The poet C.D. Wright discusses book-length works, the political in art, and more.
Image from Flickr via John Ong
Poet C.D. Wright’s book Cooling Time: An American Poetry Vigil is just what its subtitle says it is: Wright keeps watch over a corner of literature that is enduring but under-bankrolled, even under-read. Stitching together epistle, memoir, essay, and verse—an approach emblematic of her recent work—she charts her own path to poetry and her evolution as a poet. She does the same for poets we wouldn’t likely know otherwise, scattering their often unassuming but attractive biographies among pithy musings from artists of all stripes—Thomas Merton, Gertrude Stein, and (more than once) Miles Davis. What results is an attempt not only to bear witness, but also to summon. Wright dubs one of Cooling Time’s epigraphs a “call to words,” and you could call the book the same: its author endeavors to make clear why one would choose a field as impractical as poetry; then she sells that choice hard.
Wright is the recipient of Guggenheim and MacArthur fellowships and the author of fourteen volumes of poetry and prose. The daughter of the judge and stenographer of an Ozarks courtroom, Wright originally thought she was bound for a plainly useful occupation. She did time in law school before bailing for an MFA. She has written that “a few carelessly set mental fires [including] a fateful encounter with a poet my age who wrote in a lexicon known to the marrow of my bones, lit for me, poetry.” That poet her age was Frank Stanford, a fellow Arkansan, whose prolific record of early publication and early death garnered him cult-status. Corresponding via email, I asked Wright about Stanford, as well as poet Besmilr Brigham, both of whom she has championed and whose lives typify the stories she seems to adore: each embodies a refusal of normative ambition and a stubborn devotion to their art alone. As she says in Cooling Time, “Uncommitted people don’t hold my interest period.”
Wright told me that she finds poetry at times wearying, but indispensable. We discussed mythmaking, the pleasures of book-length verse, and the unavoidable political aspects of art.
—Reed Cooley for Guernica
Guernica: In Cooling Time, you write that you “contest those writers whose end is (reviling-all-the-way) to prevail” and you give us the stories of several writers who decline to self-promote. What’s the goal of a poet like Besmilr Brigham who won’t publish except on the insistence of someone else?
C.D. Wright: Well, Besmilr Brigham did publish quite a lot. She happened to be uncovered at a point when the magazines were scouring for women. She was, however, sought out only for about a decade. She lived a rural, itinerant life. It didn’t mesh with having a “career.” She had a calling.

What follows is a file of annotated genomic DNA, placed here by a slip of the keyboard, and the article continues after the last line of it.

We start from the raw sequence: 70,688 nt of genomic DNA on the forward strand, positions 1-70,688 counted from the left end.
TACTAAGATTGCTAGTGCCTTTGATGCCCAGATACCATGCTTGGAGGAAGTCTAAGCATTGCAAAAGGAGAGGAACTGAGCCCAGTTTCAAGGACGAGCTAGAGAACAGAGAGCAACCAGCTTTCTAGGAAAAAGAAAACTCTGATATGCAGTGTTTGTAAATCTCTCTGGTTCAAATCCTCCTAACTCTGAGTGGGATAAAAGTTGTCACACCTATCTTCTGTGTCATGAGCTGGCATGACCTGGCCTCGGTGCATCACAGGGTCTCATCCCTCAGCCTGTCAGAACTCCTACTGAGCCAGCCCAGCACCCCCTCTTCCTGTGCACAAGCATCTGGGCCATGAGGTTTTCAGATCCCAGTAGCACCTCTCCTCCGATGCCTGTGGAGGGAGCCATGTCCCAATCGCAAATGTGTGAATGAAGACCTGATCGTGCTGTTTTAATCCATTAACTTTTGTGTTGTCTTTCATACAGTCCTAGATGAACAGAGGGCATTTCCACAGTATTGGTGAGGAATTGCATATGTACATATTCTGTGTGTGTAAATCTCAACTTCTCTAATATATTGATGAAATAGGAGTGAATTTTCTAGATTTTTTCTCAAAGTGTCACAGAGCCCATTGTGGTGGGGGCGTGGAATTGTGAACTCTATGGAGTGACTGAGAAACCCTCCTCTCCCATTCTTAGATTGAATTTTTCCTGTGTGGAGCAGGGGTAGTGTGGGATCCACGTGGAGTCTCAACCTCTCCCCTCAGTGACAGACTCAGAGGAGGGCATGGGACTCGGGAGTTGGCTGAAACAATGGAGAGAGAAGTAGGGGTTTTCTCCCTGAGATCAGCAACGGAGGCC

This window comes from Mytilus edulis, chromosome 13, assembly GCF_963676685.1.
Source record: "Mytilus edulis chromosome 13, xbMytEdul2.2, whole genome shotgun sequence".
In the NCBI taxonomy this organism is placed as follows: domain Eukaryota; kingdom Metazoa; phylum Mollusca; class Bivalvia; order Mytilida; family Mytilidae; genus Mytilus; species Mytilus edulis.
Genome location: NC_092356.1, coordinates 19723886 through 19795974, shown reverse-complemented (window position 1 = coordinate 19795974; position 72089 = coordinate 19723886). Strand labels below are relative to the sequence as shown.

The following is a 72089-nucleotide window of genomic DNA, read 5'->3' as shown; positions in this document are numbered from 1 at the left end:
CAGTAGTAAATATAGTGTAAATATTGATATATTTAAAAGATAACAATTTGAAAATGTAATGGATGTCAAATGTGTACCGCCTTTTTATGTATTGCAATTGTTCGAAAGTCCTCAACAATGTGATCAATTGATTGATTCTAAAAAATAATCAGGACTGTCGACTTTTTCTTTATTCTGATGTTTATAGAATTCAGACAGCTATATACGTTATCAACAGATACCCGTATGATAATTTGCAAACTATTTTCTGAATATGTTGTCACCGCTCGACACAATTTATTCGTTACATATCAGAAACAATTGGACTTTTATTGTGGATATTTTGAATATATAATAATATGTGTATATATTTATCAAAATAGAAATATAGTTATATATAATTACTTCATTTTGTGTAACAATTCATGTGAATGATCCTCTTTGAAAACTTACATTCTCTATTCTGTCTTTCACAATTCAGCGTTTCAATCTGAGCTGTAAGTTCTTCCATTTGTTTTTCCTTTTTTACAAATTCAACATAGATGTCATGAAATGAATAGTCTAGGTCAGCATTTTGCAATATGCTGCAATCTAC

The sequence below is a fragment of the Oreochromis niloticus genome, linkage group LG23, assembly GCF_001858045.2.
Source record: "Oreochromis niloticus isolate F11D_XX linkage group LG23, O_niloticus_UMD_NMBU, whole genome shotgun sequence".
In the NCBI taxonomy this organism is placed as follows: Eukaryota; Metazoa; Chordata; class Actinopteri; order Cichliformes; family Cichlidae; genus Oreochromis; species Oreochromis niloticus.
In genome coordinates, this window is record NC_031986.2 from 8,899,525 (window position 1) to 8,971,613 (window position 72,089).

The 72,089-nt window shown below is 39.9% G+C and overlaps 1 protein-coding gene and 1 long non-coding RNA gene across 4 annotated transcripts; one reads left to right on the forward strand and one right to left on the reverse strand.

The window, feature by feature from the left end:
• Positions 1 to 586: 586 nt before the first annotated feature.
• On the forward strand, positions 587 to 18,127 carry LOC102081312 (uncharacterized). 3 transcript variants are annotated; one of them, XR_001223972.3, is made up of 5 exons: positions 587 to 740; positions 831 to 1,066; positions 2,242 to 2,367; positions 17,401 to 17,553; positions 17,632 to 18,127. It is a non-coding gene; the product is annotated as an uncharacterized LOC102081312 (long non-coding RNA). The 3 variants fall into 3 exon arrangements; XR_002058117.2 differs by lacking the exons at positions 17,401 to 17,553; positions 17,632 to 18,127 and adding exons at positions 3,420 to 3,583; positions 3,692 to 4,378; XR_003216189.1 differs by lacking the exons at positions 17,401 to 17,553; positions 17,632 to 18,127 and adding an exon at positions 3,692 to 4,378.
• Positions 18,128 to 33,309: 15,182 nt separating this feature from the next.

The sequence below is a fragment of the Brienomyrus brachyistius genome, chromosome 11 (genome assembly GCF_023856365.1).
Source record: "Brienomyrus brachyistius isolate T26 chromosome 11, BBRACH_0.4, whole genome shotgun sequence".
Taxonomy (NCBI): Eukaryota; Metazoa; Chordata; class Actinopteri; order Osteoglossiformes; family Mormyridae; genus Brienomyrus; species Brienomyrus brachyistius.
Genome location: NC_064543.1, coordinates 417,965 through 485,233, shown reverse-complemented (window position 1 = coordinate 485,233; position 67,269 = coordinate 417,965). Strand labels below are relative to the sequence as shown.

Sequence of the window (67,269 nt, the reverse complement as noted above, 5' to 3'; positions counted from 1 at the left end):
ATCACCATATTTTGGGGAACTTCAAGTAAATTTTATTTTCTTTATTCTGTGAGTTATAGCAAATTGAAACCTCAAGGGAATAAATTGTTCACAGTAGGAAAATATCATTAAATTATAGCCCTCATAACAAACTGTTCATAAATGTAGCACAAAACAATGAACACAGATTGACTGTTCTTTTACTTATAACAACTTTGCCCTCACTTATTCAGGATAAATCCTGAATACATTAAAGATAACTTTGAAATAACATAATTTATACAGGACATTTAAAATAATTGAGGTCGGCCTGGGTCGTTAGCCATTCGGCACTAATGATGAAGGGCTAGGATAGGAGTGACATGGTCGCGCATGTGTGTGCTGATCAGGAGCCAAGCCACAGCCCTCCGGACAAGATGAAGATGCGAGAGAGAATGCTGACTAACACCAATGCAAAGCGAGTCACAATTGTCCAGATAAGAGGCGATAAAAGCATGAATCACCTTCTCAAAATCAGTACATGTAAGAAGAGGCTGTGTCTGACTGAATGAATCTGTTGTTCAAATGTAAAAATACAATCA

She said she had written all her life, and I think that’s true. She said that when she was little and was told to churn the butter she would churn the butter and then write a poem about it.
Guernica: You suggest in the book that Brigham perhaps didn’t attempt to publish—that her husband sent her poems to magazines and only upon request. I’m wondering what impels someone to toil at making poems and then refrain from sending them out into the world.
C.D. Wright: I do believe Besmilr participated in getting her work out and she corresponded with writers and editors for years, but Roy was her amanuensis. He kept track of her work and her publications. He also built a cabinet for her manuscripts. She put the manuscripts in black binders and wrote their titles in what appeared to be fingernail polish on the binder spines.
She said she had written all her life, and I think that’s true. She said that when she was little and was told to churn the butter she would churn the butter and then write a poem about it. Writing was never toil for her. Churning butter was just something she did so she could write about it. She says in an interview that she and Roy once gave a boy some money to go to the circus and then come back and tell them about it (so she could write about it).
She did not exactly pay attention to her career as a poet, but I believe she liked getting attention while it lasted. For the most part her life was with Roy and their daughter Heloise, and they roamed around a lot. Roy negotiated people better than she did. One aspect of her isolation as a writer had to do with that, I would say. She was, as her daughter said, difficult.
Guernica: In championing someone like Brigham, or Frank Stanford, do you worry about the myth of the writer eclipsing the work?